The right hon. Gentleman has given us an interesting piece of information. The document “The Governance of Britain—The Government’s Draft Legislative Programme” firmly included the coroners Bill. I assume the document is still relevant but it has clearly been superseded by the Queen’s Speech, so that calls into question the whole point of putting the draft legislative programme before the House in the first place.
Indeed. I, too, wondered about the status of the document. There can be nothing of greater status than the words put into the mouth of Her Majesty when she delivers the Gracious Speech so I am puzzled about the relationship between the two documents.
I am taking the uncharacteristically cynical view that the coroners Bill is not about to hit us. That is serious because coroners throughout the country know that the system they are trying to run is ramshackle although they are doing their best with it. The coroners who conducted the two inquiries into the Shipman affair both indicated that they believe the proposals made so far would not meet their concerns. The Government have an opportunity, but they are being seriously neglectful of a situation that affects many of our constituents.
I do not argue that the answer is lots more inquests. The Committee took the view that we probably have rather too many inquests in the English jurisdiction—the Scottish jurisdiction does not have them at all; it has fatal accident inquiries, but only rarely. A larger number of inquests is not necessarily the answer. The system may not require a huge addition of resources but it requires much more coherence so that it does not miss Shipman-type cases altogether.
I realise that the Government will make some reforms that can be carried out in a non-statutory way. I realise, too, that they have tried to address the serious problem of military inquests arising from Afghanistan and Iraq by giving more resources to the two coroners most affected—in Oxfordshire and Wiltshire—but that simply illustrates the creaking and ramshackle nature of the system. It is only through phone calls from Departments and offers of extra help that we can deal with things that the system should be capable of coping with already. The Government must return to that matter, and the Committee will continue to monitor what they are doing on that and other issues.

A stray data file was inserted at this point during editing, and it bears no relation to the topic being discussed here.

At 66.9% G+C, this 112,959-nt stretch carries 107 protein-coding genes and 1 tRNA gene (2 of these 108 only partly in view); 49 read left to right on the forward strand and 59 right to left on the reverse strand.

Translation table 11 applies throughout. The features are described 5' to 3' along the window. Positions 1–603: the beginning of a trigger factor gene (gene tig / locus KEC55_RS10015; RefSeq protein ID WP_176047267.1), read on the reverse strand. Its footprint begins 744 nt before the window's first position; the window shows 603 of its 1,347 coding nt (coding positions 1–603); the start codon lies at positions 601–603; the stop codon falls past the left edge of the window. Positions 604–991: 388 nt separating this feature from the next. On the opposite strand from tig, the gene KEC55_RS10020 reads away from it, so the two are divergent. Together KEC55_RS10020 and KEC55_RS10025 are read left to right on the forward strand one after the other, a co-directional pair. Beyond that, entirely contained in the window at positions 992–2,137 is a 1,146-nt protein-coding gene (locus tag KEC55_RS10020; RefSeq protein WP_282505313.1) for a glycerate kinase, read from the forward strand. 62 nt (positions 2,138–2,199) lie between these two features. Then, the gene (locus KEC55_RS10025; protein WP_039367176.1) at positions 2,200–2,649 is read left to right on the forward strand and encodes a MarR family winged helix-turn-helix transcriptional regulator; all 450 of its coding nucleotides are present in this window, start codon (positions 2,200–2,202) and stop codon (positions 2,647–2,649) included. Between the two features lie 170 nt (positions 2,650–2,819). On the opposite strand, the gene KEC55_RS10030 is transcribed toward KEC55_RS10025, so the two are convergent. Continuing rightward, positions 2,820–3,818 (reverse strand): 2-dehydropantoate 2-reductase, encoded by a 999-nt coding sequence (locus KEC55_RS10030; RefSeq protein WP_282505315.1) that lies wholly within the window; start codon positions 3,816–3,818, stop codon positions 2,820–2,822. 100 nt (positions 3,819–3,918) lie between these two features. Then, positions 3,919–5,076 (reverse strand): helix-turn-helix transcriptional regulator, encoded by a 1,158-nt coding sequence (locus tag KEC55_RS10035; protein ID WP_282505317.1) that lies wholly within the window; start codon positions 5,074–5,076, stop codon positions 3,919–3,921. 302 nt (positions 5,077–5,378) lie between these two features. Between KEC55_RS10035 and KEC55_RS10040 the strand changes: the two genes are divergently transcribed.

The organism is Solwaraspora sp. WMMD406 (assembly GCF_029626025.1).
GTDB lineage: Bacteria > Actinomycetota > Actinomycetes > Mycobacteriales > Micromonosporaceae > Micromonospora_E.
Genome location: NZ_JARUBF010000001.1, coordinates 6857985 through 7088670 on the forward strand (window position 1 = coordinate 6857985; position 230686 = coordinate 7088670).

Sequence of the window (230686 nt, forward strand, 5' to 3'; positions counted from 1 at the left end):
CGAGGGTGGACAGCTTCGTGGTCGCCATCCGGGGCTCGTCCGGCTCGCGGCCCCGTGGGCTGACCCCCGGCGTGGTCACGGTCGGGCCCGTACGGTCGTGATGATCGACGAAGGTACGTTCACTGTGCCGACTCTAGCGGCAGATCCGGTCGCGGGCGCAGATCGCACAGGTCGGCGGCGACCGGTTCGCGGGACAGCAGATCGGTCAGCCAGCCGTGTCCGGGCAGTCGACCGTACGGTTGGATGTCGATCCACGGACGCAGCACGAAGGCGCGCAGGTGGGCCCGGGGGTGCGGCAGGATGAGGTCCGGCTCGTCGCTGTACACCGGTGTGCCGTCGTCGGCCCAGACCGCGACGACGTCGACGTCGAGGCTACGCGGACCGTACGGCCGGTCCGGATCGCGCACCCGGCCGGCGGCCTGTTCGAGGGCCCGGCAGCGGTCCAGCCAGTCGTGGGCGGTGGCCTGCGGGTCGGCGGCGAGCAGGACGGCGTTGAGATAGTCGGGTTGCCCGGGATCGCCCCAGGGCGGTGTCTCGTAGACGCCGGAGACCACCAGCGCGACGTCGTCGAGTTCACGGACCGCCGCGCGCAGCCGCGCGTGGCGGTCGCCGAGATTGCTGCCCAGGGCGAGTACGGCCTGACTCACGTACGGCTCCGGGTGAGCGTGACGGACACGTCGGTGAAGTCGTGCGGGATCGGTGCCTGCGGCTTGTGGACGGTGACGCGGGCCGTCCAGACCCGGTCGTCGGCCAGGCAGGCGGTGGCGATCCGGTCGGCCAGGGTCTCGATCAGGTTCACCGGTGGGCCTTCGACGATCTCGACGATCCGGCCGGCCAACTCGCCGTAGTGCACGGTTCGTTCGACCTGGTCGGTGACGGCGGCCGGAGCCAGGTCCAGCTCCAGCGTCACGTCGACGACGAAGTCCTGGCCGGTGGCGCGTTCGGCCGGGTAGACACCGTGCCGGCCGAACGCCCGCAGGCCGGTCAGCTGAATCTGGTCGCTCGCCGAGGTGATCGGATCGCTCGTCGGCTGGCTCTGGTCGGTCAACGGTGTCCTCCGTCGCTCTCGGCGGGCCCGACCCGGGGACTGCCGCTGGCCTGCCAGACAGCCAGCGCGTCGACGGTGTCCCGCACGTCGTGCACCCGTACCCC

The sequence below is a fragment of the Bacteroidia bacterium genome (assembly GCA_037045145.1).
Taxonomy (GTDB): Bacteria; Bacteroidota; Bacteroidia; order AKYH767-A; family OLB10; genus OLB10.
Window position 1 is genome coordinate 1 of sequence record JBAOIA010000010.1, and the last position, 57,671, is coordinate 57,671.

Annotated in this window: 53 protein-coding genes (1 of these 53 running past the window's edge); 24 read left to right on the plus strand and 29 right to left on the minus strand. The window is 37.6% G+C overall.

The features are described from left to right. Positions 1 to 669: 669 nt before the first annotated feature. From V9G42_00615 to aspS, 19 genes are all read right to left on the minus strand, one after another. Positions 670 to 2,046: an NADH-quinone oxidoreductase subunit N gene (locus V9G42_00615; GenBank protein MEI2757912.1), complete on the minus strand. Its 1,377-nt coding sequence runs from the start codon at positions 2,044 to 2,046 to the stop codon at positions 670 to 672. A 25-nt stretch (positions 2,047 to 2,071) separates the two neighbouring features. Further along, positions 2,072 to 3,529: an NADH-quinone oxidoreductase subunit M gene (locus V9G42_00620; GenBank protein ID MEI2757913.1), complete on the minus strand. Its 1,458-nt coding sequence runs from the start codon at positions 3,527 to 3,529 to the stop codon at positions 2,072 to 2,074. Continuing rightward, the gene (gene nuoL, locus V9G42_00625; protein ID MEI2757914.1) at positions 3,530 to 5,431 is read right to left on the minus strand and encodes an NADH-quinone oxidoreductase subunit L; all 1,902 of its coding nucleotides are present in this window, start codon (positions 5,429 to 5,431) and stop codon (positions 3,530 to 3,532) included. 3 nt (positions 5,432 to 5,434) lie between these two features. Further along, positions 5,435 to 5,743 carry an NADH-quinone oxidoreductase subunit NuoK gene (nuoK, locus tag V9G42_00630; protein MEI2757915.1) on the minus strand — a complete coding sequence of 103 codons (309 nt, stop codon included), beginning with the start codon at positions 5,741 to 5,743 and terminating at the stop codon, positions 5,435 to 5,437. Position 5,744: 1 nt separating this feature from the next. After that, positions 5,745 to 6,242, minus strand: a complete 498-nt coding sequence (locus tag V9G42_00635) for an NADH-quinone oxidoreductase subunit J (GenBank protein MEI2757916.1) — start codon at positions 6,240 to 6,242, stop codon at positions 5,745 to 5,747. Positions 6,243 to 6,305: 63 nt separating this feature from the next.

Like other Members, I welcome the chance to take part in the debate on the Gracious Speech and to speak about security.
National security and terrorism are the most important things on the agenda today. I worked for a couple of years at the Home Office as Parliamentary Private Secretary to the current Attorney-General, and to those who trivialise the threat of terrorism, I say, “Think again”. This country is under serious threat. I have no time for the conspiracy theorists who say everything is got up by the Government and the security services: national security is vital.
One measure I welcome in connection with making our nation and our communities feel safe is a unified border force. North East Lincolnshire, where Cleethorpes is located, sounds like a nice, rural area, but that is misleading. We have one of the biggest and busiest ports in the country at Immingham, where, as with the other Humber ports of Goole and Hull, a phenomenal amount of freight traffic enters the UK. All too often, those of us in that part of Lincolnshire feel a bit forgotten in debates such as this one. When we talk about national security and border forces, we probably naturally think of our large cities, such as London, and ports such as Dover, but the sheer volume of traffic in places such as Immingham means that we need to consider the area seriously in any debate about national security. I shall be keen to see how a unified border force will pan out in areas of the country such as the one I represent.
In addition to our ports, we have an airport in my constituency. Increasingly, people trying to enter the UK clandestinely are avoiding some of the more “traditional” ports of entry. I have forgotten the length of the UK coastline—I knew it when I was at school—but it is phenomenally long. People are using smaller ports and airports to try to enter the country clandestinely, which has implications for national security. If it is easier to enter the country through those ports and airports, people who want to target the UK could use them, so I hope that Ministers will ensure ample security coverage outside the main cities and the southern coast ports of Britain.
Security is not just about big national interests, vital though they are; people’s sense of security and safety depends on how they feel in their communities. According to the British crime survey, crime has decreased, but we would probably all say that people feel no safer in their communities. People’s sense of personal security depends largely on what happens when they open their front doors, what people see when they walk down the street, what happens in their workplaces, what they read in national and local newspapers, what they see on the local news and what they hear on the radio.